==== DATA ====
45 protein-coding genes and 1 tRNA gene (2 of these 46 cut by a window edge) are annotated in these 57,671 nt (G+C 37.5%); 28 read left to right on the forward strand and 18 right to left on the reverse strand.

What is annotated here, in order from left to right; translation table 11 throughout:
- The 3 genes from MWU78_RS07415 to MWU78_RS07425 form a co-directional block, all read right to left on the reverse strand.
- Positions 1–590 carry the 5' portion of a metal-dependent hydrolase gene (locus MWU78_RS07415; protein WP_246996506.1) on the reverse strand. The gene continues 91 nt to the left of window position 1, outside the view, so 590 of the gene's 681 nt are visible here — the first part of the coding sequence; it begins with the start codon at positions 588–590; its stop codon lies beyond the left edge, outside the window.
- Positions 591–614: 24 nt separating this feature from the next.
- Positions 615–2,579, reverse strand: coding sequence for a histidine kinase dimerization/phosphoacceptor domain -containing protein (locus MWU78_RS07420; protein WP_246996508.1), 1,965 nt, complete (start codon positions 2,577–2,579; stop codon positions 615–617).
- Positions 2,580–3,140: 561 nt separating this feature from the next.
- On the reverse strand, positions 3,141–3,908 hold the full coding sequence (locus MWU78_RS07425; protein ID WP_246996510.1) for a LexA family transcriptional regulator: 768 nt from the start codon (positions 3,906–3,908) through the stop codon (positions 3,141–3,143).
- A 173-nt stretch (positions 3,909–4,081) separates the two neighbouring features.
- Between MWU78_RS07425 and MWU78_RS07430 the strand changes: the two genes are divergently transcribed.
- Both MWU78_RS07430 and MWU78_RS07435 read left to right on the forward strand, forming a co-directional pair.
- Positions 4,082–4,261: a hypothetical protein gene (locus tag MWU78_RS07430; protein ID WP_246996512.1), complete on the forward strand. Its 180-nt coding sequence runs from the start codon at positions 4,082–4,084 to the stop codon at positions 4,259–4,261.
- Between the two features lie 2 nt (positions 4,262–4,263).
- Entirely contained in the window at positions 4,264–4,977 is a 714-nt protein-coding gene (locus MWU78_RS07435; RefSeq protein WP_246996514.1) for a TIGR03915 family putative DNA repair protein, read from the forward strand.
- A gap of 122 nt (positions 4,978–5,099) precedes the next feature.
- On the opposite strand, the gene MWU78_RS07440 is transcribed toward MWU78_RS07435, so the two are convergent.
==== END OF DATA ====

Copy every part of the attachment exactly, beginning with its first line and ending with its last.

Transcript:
45 protein-coding genes and 1 tRNA gene (2 of these 46 cut by a window edge) are annotated in these 57,671 nt (G+C 37.5%); 28 read left to right on the forward strand and 18 right to left on the reverse strand.

What is annotated here, in order from left to right; translation table 11 throughout:
- The 3 genes from MWU78_RS07415 to MWU78_RS07425 form a co-directional block, all read right to left on the reverse strand.
- Positions 1–590 carry the 5' portion of a metal-dependent hydrolase gene (locus MWU78_RS07415; protein WP_246996506.1) on the reverse strand. The gene continues 91 nt to the left of window position 1, outside the view, so 590 of the gene's 681 nt are visible here — the first part of the coding sequence; it begins with the start codon at positions 588–590; its stop codon lies beyond the left edge, outside the window.
- Positions 591–614: 24 nt separating this feature from the next.
- Positions 615–2,579, reverse strand: coding sequence for a histidine kinase dimerization/phosphoacceptor domain -containing protein (locus MWU78_RS07420; protein WP_246996508.1), 1,965 nt, complete (start codon positions 2,577–2,579; stop codon positions 615–617).
- Positions 2,580–3,140: 561 nt separating this feature from the next.
- On the reverse strand, positions 3,141–3,908 hold the full coding sequence (locus MWU78_RS07425; protein ID WP_246996510.1) for a LexA family transcriptional regulator: 768 nt from the start codon (positions 3,906–3,908) through the stop codon (positions 3,141–3,143).
- A 173-nt stretch (positions 3,909–4,081) separates the two neighbouring features.
- Between MWU78_RS07425 and MWU78_RS07430 the strand changes: the two genes are divergently transcribed.
- Both MWU78_RS07430 and MWU78_RS07435 read left to right on the forward strand, forming a co-directional pair.
- Positions 4,082–4,261: a hypothetical protein gene (locus tag MWU78_RS07430; protein ID WP_246996512.1), complete on the forward strand. Its 180-nt coding sequence runs from the start codon at positions 4,082–4,084 to the stop codon at positions 4,259–4,261.
- Between the two features lie 2 nt (positions 4,262–4,263).
- Entirely contained in the window at positions 4,264–4,977 is a 714-nt protein-coding gene (locus MWU78_RS07435; RefSeq protein WP_246996514.1) for a TIGR03915 family putative DNA repair protein, read from the forward strand.
- A gap of 122 nt (positions 4,978–5,099) precedes the next feature.
- On the opposite strand, the gene MWU78_RS07440 is transcribed toward MWU78_RS07435, so the two are convergent.